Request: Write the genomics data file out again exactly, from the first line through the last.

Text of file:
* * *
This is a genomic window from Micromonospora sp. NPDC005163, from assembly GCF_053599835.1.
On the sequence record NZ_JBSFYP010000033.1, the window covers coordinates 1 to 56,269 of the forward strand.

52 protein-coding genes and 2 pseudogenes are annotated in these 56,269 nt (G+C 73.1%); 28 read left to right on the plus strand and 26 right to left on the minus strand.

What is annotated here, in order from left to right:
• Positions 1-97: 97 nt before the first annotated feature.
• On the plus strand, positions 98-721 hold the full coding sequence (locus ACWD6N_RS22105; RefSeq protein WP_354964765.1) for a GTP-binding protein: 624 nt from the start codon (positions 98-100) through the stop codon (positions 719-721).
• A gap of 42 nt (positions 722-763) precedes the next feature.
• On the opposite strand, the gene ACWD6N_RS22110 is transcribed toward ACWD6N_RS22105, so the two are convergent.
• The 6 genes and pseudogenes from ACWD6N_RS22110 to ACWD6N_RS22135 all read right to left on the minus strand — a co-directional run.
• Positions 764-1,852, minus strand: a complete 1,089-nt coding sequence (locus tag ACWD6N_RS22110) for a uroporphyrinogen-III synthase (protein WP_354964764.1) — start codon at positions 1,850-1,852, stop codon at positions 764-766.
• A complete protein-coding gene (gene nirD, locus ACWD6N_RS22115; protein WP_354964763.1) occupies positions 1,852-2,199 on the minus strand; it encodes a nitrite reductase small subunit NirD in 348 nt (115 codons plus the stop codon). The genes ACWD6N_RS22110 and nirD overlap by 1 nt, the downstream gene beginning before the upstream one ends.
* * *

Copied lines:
This is a genomic window from Micromonospora sp. NPDC005163, from assembly GCF_053599835.1.
On the sequence record NZ_JBSFYP010000033.1, the window covers coordinates 1 to 56,269 of the forward strand.

52 protein-coding genes and 2 pseudogenes are annotated in these 56,269 nt (G+C 73.1%); 28 read left to right on the plus strand and 26 right to left on the minus strand.

What is annotated here, in order from left to right:
• Positions 1-97: 97 nt before the first annotated feature.
• On the plus strand, positions 98-721 hold the full coding sequence (locus ACWD6N_RS22105; RefSeq protein WP_354964765.1) for a GTP-binding protein: 624 nt from the start codon (positions 98-100) through the stop codon (positions 719-721).
• A gap of 42 nt (positions 722-763) precedes the next feature.
• On the opposite strand, the gene ACWD6N_RS22110 is transcribed toward ACWD6N_RS22105, so the two are convergent.
• The 6 genes and pseudogenes from ACWD6N_RS22110 to ACWD6N_RS22135 all read right to left on the minus strand — a co-directional run.
• Positions 764-1,852, minus strand: a complete 1,089-nt coding sequence (locus tag ACWD6N_RS22110) for a uroporphyrinogen-III synthase (protein WP_354964764.1) — start codon at positions 1,850-1,852, stop codon at positions 764-766.
• A complete protein-coding gene (gene nirD, locus ACWD6N_RS22115; protein WP_354964763.1) occupies positions 1,852-2,199 on the minus strand; it encodes a nitrite reductase small subunit NirD in 348 nt (115 codons plus the stop codon). The genes ACWD6N_RS22110 and nirD overlap by 1 nt, the downstream gene beginning before the upstream one ends.